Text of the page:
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A veterinarian is conducting clinical trials to treat cancers in dogs, cats and other companion animals. But this research benefits humans, too. Many cancers in animals -- especially dogs -- are similar to those in humans, which means that the diagnosis, monitoring, treatment and response to treatment are also similar.

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Scientists have determined that a plant protein involved in the timing of flowering could in fact be a prion. This is the first time that a possible prion has been identified in plants, and it may play a role in a plant's 'memory' of cold exposure during winter.

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Dog owners tell their vets that Labrador retrievers are always interested in food, and new work shows there might be a biological truth to the claim. A study links a gene alteration specifically found in Labs to greater food-motivated behavior, describing the first gene associated with canine obesity. The variation also occurs more frequently in Labradors chosen as assistance dogs, and might explain why these canines seem more trainable with food rewards.

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Over the last 30 or so years, veterinary professionals' understanding of clinical feline hyperthyroidism has evolved tremendously.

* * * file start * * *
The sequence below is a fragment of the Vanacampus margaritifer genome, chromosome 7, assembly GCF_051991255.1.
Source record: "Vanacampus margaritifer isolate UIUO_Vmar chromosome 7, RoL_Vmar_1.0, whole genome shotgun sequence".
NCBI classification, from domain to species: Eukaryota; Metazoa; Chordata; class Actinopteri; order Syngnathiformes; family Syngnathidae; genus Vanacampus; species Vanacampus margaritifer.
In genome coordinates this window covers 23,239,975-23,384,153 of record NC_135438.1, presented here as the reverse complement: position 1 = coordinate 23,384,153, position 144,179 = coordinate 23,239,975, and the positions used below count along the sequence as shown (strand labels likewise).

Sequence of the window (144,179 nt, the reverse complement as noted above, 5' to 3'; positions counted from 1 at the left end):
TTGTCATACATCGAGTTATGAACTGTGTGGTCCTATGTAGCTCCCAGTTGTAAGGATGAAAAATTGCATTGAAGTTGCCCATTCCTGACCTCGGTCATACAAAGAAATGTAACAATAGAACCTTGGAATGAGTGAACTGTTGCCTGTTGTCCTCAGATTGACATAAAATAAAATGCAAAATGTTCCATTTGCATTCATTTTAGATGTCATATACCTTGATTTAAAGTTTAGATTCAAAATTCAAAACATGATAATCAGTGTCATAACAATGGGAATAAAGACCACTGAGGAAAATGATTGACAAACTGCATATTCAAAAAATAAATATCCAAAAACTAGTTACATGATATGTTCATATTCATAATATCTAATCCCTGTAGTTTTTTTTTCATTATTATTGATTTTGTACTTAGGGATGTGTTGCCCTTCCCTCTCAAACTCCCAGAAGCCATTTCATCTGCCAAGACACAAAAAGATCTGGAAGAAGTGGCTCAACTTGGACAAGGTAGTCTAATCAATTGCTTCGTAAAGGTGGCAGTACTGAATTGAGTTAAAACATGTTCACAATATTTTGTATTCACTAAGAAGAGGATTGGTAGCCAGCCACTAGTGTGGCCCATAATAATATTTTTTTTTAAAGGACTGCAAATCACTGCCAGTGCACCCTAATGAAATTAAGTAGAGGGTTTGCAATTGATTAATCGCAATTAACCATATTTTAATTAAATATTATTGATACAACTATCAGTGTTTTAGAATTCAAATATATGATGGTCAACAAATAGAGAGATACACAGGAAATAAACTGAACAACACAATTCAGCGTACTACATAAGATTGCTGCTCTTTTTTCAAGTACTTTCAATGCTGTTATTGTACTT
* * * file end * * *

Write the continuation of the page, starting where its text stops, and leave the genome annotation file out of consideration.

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A doctoral student at the University of Pennsylvania has identified a new species of fossil dog. The specimen, found in Maryland, would have roamed the coast of eastern North America approximately 12 million years ago, at a time when massive sharks like megalodon swam in the oceans.

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A rare, severe form of pulmonary hypertension, which up until now, has only been classified as a human lung disease, has also been discovered in dogs according to an American study.

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Researchers and engineers in hope that a robotic lift system will help to improve the odds for horses recovering from limb fractures and other traumatic injuries.

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Among adults 60 years of age or more, walking is the most common form of leisure-time physical activity because it is self-paced, low impact and does not require equipment. Researchers have determined that older adults who also are pet owners benefit from the bonds they form with their canine companions.

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Transmissible spongiform encephalopathies (TSEs), or prion diseases, are a family of rare progressive, neurodegenerative illnesses that affect both humans and animals. TSE surveillance is important for public health and food safety because TSEs have the potential of crossing from animals to humans, as seen with the spread of mad cow disease, or bovine spongiform encephalopathy (BSE). A new study describes an advanced assay that offers better sensitivity than currently available tests for detecting a prion disease affecting elk....
How atopic dermatitis (AD) arises isn't yet fully understood, but a new study has uncovered important insights about the association of AD in dogs compared to humans.

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